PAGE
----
Changing the usual conversation
” So, who is your favourite – Federer or Nadal?”, asked a student at the end of my session as visiting faculty. I use multiple examples from all fields in order to facilitate learning. So, no question is unexpected.
” Why haven’t you included Djokovic?”, I asked.
“Oh, everybody hates him!”, pat came the reply; with a look that said, ” Don’t tell me you…”
I did not want my response to get lost in the filter of personal likes & dislikes.
” Anyway you look at it, Roger Federer & Rafael Nadal were acknowledged very early on as icons who will inevitably be called the greatest players to ever play the game. What an impact they had! They already had a fantastic, ongoing rivalry. And they were regularly beating Djokovic in their most important match-ups. There was nothing to suggest, results-wise, that Djokovic was in the same league. Can you imagine the self-belief he would have had to change all of that & gatecrash himself into the conversation?!”
The student thought it over and agreed!
Asking a more useful question
Who is the greatest tennis player ever – is a natural question embedded at the heart of every human endeavour. We are animated by the quest for perfection, for what is the best! And now, having acknowledged that, what if there are two sets of questions – one aiming for absolute perfection and the other aiming for relative excellence. Both related, but spinning off in different directions.
Which one would you choose?
Who is the greatest of all time? The absolute perfection question.
What can we learn and apply from Djokovic’s story? The relative excellence question.
In choosing to ask and answer the relative excellence question – which is more modest but accessible – here are a few things to consider.
Changing Yourself to Succeed
Novak Djokovic knew and accepted that for all his talent, the results, especially against Nadal and Federer on the big stages, were not forthcoming. For things to change, I have to change – he accepted this simple, but challenging truth.
You have talent and potential. And your recent results tell you that you need to change. Can you overcome your fears and your ego and get down to doing that?Everything begins to change with this step.
The Courage to Make Your Own Path
Djokovic was considered nuts for trying out newer and experimental ways of living as he sought to get fitter and better. He was willing to change his diet, try out yoga and meditation. He sported a nano-technology patch at the recent French open. Do these things work – Good question. Do these things work for Djokovic – Better question.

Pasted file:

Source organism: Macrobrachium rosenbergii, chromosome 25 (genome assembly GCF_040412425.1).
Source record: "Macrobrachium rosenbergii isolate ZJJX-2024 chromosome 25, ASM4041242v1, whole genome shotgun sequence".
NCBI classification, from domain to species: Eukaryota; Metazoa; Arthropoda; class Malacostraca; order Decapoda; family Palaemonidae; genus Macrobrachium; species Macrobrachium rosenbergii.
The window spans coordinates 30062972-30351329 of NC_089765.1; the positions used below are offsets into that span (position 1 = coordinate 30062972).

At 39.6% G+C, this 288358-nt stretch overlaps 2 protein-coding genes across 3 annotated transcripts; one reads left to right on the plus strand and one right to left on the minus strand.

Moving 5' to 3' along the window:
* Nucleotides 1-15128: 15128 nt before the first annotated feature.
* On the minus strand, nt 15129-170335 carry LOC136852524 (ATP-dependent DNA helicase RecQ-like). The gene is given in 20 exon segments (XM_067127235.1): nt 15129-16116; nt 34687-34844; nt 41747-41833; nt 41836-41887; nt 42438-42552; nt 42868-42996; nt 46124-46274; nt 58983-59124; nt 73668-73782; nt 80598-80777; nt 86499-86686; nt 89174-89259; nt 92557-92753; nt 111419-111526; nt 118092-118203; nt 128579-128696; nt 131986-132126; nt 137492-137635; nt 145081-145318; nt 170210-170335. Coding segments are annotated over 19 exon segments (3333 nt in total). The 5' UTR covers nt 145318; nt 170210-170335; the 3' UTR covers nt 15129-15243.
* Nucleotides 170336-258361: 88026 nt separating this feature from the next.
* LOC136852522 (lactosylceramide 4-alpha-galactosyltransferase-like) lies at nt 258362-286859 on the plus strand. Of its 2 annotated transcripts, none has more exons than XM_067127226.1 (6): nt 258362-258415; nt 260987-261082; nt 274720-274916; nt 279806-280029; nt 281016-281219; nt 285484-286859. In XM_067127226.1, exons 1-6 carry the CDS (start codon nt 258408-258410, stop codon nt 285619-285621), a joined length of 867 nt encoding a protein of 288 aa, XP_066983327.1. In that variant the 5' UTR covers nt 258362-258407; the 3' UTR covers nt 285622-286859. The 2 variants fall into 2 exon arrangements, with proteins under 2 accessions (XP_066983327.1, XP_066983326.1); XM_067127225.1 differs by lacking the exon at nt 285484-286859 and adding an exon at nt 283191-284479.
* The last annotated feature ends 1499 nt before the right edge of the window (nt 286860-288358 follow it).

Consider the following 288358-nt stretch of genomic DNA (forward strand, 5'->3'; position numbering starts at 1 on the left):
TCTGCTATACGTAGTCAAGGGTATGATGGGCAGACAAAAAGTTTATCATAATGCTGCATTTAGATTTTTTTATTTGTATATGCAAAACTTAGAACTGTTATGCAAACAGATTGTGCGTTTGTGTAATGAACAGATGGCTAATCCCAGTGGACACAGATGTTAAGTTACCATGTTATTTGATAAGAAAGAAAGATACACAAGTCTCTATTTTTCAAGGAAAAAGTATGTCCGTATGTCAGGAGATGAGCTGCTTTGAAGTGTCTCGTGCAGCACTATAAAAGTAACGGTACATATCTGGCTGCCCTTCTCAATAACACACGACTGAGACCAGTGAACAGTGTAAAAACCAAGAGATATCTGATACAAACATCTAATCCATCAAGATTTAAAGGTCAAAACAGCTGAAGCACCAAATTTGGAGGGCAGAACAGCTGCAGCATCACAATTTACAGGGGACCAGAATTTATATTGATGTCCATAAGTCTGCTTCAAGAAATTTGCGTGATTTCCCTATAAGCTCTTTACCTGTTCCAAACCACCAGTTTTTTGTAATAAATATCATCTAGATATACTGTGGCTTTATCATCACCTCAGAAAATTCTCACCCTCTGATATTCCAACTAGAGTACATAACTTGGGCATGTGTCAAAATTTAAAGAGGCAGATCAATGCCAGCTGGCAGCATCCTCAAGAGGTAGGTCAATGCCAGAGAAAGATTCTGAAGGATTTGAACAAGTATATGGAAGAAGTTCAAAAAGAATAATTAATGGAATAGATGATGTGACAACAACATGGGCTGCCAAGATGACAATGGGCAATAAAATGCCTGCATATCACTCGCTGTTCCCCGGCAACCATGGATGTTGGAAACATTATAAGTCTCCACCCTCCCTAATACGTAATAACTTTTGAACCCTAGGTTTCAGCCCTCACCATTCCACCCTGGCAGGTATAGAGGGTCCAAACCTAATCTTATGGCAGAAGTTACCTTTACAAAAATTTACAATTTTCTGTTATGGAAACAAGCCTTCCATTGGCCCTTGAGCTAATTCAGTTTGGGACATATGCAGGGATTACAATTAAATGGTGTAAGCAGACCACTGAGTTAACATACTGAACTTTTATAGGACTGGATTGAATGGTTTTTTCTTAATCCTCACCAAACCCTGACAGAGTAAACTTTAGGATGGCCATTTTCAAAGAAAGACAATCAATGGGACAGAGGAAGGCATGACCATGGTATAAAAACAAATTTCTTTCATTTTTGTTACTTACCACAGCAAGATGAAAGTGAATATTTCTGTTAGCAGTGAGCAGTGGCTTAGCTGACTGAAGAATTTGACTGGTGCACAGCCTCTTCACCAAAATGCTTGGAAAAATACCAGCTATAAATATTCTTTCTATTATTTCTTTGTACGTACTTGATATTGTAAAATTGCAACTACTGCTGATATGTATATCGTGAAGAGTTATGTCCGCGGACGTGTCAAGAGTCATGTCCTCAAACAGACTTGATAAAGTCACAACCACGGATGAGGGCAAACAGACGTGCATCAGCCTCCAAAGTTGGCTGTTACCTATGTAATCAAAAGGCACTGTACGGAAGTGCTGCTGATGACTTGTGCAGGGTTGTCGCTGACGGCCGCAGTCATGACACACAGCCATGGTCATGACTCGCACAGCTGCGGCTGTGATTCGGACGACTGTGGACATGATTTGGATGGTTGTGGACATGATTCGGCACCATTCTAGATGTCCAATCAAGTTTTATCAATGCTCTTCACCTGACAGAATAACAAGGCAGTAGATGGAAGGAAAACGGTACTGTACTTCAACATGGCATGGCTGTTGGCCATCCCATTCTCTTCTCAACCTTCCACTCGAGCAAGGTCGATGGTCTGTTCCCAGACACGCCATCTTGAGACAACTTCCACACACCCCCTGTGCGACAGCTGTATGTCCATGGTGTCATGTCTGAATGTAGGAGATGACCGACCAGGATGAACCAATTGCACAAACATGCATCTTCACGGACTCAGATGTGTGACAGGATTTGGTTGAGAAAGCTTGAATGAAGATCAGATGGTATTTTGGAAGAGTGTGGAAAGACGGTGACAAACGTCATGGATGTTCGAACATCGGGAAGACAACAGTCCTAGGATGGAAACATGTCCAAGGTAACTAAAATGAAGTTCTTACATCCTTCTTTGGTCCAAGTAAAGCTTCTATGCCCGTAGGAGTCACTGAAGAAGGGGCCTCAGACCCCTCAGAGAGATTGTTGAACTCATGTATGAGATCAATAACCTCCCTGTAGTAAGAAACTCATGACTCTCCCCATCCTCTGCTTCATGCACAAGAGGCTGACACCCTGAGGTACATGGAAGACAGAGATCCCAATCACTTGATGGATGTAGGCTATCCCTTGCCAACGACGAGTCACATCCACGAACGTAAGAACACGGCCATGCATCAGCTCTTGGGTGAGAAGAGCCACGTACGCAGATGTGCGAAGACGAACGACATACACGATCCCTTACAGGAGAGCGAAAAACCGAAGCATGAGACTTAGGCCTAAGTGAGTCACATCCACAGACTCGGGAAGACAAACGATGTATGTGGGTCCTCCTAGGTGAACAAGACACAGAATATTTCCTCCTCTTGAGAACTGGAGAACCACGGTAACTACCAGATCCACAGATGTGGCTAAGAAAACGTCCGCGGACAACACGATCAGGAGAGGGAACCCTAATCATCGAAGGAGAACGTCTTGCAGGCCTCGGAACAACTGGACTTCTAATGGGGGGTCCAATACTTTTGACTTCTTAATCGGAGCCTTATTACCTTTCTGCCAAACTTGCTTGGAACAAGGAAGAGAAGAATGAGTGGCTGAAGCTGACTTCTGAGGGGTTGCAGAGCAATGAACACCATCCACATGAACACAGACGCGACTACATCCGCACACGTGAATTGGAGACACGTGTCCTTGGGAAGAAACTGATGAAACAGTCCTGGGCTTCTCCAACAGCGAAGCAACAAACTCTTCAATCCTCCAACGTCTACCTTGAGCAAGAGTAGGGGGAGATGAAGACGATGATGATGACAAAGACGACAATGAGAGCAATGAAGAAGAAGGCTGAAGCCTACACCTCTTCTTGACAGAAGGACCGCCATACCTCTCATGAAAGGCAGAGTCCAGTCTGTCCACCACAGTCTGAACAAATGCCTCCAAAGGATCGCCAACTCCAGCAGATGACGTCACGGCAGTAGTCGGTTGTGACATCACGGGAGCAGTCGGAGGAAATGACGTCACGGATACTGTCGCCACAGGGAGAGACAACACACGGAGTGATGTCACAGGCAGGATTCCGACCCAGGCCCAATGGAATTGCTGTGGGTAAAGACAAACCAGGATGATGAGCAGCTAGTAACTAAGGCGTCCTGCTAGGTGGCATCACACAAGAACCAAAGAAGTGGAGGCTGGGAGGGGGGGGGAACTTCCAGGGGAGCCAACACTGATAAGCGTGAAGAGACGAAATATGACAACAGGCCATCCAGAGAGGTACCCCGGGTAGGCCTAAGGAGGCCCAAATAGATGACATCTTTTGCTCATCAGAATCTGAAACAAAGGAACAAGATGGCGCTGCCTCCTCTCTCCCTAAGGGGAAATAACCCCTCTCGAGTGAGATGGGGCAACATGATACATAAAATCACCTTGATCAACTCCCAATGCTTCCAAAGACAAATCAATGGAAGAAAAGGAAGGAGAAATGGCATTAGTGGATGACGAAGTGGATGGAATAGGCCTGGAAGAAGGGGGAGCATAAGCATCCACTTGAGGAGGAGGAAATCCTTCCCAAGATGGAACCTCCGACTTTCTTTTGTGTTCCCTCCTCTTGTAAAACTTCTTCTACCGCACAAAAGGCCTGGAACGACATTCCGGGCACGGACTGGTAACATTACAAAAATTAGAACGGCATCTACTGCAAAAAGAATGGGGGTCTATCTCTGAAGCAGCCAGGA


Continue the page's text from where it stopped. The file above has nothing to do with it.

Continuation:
Djokovic is not afraid of trying out things out of the mainstream. As a global celebrity, this is problematic. What if his choices are harmful if mass-adopted?As in the case of the vaccine. Answering the question above takes us in a different realm. No doubt, important. This realm addresses the influence of global celebrities, the responsibilities they have.
However, we are not doing it here. The question to ask for us here is – has trying out new things worked for Djokovic? Given that he keeps doing it, it does seem like it has!
To contend with personal filters coming into play, let me straightaway accept. It doesn’t mean the exact same choices will work for us! But, the awareness that you can make your own path and walk on it if you are willing to accept the consequences – how powerful is that!
Are you ready to make your own path? Are you willing to embrace the unknown, try out the untested and accept the consequences? Do you know what the consequences are? How are you going to respond to them?
Playing the Long game by Adapting All the Time
Djokovic played the long game. He knew that he had to keep his body and mind fit so as to to keep up with the younger generations and reach the records he was aiming for. He has done it well! Djokovic is an exemplar of self-renewal. He knows that staying engaged in the game, in love with it, is half the battle won! He constantly picks up things to improve upon, things that will give him a new, competitive edge at that point of time in his career. At the first hint of a Grand Slam slump, he turned to Boris Becker for mental strength in the big-match situations. Later, he sought out Ivanisevic for making his serve bigger. His serve is now pivotal in helping him hold his ground in tough matches. Djokovic loves to practice with all the promising younger players. Keeps him in touch with the young guns. They love the opportunity to hit with him. It is a win-win!
Djokovic is proactive in seeking mentoring and guidance from other sports icons. Be it Cristiano Ronaldo for his amazing fitness, Tom Brady for his career longevity, Kobe Bryant for his mamba mentality; Novak has been a great student of what it takes to maintain sustained excellence.
Djokovic has become a master of adaptability. He recognizes the march of time, the demands of the constantly evolving game, and adapts in a way that plays to his strengths.
In the semi-final against Carlos Alcaraz, he knew that Alcaraz was the in-form player. Djokovic had to adapt! No bruising of the ego in accepting that. He decided to play a physical and aggressive match – always striving to dictate the tempo! He knew that as play continues, effort and exertion will take a toll. And at 36, he backed himself to just be better than Alcaraz as both players start feeling the grind of a Grand slam best of five.
Are you playing the long game? Are you recognising how the march of time and the changing demands of your ever evolving field call upon you to change? Are you ready to adapt in a way that plays to your strengths?
Sporting excellence – of the kind Djokovic has demonstrated – has this and many more useful lessons to offer!